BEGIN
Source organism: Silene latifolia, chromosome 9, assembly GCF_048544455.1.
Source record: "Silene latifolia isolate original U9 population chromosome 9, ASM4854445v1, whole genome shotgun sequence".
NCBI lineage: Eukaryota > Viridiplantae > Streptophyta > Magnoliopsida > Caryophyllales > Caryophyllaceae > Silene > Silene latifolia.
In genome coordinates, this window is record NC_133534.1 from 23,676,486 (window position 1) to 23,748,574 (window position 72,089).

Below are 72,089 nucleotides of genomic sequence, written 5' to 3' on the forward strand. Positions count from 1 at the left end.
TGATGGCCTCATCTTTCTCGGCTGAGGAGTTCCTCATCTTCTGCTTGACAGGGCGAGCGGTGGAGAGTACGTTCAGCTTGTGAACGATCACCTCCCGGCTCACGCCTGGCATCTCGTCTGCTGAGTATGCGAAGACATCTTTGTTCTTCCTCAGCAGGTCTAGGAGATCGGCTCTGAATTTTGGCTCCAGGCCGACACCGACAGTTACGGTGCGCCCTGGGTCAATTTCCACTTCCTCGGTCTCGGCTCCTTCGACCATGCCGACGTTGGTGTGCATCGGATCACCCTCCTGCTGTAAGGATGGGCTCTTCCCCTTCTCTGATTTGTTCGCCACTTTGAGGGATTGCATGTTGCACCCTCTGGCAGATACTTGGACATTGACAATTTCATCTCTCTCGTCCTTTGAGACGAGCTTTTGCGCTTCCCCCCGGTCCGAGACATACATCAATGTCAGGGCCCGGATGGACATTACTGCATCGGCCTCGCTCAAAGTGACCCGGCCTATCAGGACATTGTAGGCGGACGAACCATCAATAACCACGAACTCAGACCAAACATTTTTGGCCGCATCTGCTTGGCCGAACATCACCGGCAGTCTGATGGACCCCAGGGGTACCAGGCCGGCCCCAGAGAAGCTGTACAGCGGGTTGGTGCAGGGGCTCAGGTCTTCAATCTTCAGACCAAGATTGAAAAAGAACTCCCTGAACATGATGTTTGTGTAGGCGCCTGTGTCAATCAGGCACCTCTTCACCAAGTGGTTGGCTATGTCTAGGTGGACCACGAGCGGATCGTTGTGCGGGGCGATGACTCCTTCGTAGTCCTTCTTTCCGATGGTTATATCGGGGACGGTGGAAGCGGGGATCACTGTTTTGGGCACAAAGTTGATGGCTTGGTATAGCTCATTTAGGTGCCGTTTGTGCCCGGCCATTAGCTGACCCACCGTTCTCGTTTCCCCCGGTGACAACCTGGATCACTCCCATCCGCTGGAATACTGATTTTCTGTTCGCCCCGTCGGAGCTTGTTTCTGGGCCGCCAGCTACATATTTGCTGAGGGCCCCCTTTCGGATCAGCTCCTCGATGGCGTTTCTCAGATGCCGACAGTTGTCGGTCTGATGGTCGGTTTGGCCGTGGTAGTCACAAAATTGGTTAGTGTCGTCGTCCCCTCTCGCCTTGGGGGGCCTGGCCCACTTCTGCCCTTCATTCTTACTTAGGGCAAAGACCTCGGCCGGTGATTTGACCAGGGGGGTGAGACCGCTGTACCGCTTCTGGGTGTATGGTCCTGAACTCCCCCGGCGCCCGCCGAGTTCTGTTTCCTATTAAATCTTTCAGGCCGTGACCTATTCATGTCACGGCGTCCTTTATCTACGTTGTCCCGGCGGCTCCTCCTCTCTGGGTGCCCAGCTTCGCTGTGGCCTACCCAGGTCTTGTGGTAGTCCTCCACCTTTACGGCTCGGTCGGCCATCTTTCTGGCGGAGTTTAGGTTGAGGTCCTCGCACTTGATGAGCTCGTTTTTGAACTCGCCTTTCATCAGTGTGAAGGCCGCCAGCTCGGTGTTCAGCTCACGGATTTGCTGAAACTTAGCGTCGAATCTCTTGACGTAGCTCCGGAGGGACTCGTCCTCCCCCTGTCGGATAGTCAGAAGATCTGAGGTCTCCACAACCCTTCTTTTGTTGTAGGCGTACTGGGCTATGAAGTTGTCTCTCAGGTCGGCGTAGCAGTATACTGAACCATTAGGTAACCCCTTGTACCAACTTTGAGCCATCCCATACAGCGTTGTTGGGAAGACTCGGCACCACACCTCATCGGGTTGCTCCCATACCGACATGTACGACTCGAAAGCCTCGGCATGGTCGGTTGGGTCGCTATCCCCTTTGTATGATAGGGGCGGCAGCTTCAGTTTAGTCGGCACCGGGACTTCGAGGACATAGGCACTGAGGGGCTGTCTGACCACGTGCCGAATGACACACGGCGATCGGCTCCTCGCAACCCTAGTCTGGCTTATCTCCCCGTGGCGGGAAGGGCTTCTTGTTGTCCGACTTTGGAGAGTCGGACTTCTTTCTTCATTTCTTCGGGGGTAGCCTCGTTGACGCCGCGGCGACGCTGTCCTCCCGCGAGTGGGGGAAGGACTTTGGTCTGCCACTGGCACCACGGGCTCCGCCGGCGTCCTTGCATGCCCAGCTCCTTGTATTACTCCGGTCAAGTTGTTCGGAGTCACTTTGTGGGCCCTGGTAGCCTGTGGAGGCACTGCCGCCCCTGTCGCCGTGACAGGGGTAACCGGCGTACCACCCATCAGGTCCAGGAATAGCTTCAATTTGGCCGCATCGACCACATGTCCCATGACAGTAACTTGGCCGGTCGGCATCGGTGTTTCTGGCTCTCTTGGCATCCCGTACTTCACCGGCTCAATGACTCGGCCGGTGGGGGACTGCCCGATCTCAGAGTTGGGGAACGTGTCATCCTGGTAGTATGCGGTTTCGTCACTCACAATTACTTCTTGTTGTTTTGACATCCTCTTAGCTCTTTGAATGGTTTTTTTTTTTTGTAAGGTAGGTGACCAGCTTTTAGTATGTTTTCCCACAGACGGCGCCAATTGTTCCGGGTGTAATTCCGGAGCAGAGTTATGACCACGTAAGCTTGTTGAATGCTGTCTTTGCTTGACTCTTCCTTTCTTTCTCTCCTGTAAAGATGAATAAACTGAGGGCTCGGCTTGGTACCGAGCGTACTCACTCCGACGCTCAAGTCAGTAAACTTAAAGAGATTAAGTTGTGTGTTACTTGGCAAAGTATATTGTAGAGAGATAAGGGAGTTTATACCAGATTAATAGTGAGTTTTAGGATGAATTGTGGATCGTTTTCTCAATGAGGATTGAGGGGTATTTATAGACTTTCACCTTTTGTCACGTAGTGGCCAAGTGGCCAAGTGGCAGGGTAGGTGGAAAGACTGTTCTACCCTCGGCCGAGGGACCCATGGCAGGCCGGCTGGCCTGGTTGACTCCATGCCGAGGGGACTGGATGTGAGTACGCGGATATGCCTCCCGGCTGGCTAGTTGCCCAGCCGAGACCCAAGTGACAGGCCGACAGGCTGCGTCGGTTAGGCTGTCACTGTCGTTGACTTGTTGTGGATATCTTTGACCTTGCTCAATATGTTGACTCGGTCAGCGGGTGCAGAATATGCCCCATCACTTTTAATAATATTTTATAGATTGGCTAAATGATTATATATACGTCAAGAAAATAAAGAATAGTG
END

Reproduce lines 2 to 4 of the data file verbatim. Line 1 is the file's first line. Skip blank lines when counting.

Source record: "Silene latifolia isolate original U9 population chromosome 9, ASM4854445v1, whole genome shotgun sequence".
NCBI lineage: Eukaryota > Viridiplantae > Streptophyta > Magnoliopsida > Caryophyllales > Caryophyllaceae > Silene > Silene latifolia.
In genome coordinates, this window is record NC_133534.1 from 23,676,486 (window position 1) to 23,748,574 (window position 72,089).